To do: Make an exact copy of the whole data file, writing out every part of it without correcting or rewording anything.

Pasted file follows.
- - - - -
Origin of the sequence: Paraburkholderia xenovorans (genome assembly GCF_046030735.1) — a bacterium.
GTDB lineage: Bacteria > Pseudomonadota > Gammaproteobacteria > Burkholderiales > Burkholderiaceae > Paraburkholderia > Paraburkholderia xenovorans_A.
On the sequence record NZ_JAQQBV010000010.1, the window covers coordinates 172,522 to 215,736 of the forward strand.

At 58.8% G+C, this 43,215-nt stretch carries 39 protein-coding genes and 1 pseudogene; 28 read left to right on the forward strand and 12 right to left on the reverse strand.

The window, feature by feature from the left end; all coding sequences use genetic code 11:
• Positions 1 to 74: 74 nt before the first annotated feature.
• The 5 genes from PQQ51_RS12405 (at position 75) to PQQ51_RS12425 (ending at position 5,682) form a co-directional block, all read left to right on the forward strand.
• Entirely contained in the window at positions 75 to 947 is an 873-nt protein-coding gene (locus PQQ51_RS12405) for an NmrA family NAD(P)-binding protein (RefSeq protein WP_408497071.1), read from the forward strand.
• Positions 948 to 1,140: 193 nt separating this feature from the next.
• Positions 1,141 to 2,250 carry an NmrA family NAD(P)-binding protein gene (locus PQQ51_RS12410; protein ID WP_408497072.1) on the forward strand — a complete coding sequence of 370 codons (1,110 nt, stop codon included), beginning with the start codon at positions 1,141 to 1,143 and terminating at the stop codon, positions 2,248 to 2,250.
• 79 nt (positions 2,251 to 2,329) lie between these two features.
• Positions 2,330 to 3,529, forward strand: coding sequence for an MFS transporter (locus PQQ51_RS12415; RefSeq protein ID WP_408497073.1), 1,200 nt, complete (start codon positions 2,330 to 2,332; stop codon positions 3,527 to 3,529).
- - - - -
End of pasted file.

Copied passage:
Origin of the sequence: Paraburkholderia xenovorans (genome assembly GCF_046030735.1) — a bacterium.
GTDB lineage: Bacteria > Pseudomonadota > Gammaproteobacteria > Burkholderiales > Burkholderiaceae > Paraburkholderia > Paraburkholderia xenovorans_A.
On the sequence record NZ_JAQQBV010000010.1, the window covers coordinates 172,522 to 215,736 of the forward strand.

At 58.8% G+C, this 43,215-nt stretch carries 39 protein-coding genes and 1 pseudogene; 28 read left to right on the forward strand and 12 right to left on the reverse strand.

The window, feature by feature from the left end; all coding sequences use genetic code 11:
• Positions 1 to 74: 74 nt before the first annotated feature.
• The 5 genes from PQQ51_RS12405 (at position 75) to PQQ51_RS12425 (ending at position 5,682) form a co-directional block, all read left to right on the forward strand.
• Entirely contained in the window at positions 75 to 947 is an 873-nt protein-coding gene (locus PQQ51_RS12405) for an NmrA family NAD(P)-binding protein (RefSeq protein WP_408497071.1), read from the forward strand.
• Positions 948 to 1,140: 193 nt separating this feature from the next.
• Positions 1,141 to 2,250 carry an NmrA family NAD(P)-binding protein gene (locus PQQ51_RS12410; protein ID WP_408497072.1) on the forward strand — a complete coding sequence of 370 codons (1,110 nt, stop codon included), beginning with the start codon at positions 1,141 to 1,143 and terminating at the stop codon, positions 2,248 to 2,250.
• 79 nt (positions 2,251 to 2,329) lie between these two features.
• Positions 2,330 to 3,529, forward strand: coding sequence for an MFS transporter (locus PQQ51_RS12415; RefSeq protein ID WP_408497073.1), 1,200 nt, complete (start codon positions 2,330 to 2,332; stop codon positions 3,527 to 3,529).